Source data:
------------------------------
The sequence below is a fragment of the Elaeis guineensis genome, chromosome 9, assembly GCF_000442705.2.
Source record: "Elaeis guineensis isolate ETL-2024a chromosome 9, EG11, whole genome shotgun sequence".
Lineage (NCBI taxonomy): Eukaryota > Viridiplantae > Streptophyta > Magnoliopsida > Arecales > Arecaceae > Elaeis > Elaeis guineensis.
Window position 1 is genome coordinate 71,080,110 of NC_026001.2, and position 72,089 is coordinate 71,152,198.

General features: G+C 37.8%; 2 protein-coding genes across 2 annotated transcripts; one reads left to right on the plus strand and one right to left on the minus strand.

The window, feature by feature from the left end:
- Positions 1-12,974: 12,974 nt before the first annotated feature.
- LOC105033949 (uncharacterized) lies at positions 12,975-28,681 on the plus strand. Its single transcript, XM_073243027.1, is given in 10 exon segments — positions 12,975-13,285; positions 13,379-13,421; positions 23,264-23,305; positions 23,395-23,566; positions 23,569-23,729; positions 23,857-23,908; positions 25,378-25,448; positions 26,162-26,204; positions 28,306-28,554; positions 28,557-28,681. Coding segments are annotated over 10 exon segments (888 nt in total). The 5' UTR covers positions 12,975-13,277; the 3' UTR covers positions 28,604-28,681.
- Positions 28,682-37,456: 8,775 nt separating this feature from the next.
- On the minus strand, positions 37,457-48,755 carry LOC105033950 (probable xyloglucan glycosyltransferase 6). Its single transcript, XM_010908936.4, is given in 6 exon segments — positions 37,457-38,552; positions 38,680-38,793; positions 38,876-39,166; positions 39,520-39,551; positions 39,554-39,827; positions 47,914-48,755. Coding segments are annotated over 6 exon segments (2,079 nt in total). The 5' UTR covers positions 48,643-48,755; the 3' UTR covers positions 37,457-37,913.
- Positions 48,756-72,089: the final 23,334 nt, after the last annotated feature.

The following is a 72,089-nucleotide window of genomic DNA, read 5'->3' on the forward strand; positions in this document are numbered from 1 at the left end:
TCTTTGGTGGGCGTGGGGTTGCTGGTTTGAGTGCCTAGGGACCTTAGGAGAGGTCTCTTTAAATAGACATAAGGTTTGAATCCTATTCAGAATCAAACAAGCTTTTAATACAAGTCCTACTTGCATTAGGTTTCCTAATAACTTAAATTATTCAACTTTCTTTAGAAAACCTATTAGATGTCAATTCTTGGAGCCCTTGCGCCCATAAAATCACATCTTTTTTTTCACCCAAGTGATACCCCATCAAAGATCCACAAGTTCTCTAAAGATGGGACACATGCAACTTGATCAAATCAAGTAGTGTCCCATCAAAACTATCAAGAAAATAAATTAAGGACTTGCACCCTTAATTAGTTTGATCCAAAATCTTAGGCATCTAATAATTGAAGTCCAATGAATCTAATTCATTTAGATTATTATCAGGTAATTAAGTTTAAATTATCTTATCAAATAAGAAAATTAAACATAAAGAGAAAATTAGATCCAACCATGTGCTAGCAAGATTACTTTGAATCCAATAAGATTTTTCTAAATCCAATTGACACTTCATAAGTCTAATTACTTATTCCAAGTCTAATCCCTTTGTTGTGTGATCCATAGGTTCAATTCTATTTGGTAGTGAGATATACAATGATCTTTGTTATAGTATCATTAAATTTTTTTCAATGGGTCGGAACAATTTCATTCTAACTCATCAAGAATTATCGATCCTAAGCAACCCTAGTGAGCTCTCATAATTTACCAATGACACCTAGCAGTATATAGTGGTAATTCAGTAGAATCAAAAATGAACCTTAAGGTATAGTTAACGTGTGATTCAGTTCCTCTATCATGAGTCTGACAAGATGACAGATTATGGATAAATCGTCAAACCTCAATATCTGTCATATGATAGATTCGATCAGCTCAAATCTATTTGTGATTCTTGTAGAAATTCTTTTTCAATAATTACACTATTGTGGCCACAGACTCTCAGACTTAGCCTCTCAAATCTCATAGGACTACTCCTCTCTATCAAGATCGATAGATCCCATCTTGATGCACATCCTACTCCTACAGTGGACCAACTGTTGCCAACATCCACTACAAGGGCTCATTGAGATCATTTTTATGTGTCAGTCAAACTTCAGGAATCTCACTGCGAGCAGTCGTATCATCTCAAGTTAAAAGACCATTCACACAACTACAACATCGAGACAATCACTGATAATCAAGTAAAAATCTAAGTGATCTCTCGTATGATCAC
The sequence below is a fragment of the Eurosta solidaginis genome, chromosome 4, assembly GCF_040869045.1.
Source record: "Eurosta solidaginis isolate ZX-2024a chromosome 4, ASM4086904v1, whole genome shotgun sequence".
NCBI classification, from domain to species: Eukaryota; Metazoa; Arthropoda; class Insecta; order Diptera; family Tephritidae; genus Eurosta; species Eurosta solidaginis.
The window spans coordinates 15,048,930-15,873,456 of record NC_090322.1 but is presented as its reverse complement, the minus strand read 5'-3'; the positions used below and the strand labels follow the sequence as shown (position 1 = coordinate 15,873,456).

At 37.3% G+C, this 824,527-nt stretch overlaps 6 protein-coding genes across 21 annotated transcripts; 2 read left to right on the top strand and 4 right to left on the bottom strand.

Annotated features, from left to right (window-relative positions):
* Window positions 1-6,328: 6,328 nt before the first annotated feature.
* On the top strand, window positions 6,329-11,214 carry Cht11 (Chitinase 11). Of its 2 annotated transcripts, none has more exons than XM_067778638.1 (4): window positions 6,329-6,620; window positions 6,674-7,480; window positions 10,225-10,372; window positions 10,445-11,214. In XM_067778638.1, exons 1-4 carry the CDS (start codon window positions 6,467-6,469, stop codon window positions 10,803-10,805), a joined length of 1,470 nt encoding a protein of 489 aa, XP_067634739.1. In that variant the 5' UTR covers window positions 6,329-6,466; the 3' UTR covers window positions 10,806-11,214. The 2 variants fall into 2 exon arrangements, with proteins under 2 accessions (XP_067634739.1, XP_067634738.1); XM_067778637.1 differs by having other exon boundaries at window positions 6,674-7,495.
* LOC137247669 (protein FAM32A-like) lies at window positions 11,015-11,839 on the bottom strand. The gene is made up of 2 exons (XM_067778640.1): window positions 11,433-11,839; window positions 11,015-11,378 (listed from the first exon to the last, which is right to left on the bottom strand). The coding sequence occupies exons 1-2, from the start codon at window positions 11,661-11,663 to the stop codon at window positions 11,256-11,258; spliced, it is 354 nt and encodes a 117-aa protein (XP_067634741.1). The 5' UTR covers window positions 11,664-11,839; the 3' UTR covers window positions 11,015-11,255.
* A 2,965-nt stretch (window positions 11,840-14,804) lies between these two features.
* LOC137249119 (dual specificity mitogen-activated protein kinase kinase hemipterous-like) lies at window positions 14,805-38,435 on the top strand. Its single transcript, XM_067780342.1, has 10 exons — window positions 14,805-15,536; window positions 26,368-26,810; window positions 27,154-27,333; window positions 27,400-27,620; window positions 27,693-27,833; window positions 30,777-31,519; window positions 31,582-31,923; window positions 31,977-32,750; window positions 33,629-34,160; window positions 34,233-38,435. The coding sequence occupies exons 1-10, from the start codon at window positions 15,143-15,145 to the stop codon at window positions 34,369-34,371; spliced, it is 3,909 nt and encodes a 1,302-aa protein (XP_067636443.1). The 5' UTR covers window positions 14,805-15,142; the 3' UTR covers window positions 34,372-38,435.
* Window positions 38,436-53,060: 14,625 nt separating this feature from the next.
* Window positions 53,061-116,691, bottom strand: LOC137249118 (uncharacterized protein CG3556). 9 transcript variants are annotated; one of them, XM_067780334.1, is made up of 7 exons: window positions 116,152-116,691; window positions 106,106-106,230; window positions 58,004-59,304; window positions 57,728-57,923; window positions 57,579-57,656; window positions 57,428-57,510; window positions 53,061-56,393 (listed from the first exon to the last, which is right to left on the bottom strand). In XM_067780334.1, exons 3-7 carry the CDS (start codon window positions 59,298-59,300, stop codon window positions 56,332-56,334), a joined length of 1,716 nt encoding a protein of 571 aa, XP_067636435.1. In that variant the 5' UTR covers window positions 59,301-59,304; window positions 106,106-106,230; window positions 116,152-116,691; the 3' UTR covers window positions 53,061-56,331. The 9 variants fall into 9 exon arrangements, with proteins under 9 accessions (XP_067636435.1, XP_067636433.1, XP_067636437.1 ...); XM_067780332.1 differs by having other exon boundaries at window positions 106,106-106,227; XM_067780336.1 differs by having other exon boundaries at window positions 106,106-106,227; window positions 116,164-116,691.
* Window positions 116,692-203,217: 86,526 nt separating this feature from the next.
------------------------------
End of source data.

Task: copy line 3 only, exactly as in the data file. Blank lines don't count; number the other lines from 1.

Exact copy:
Lineage (NCBI taxonomy): Eukaryota > Viridiplantae > Streptophyta > Magnoliopsida > Arecales > Arecaceae > Elaeis > Elaeis guineensis.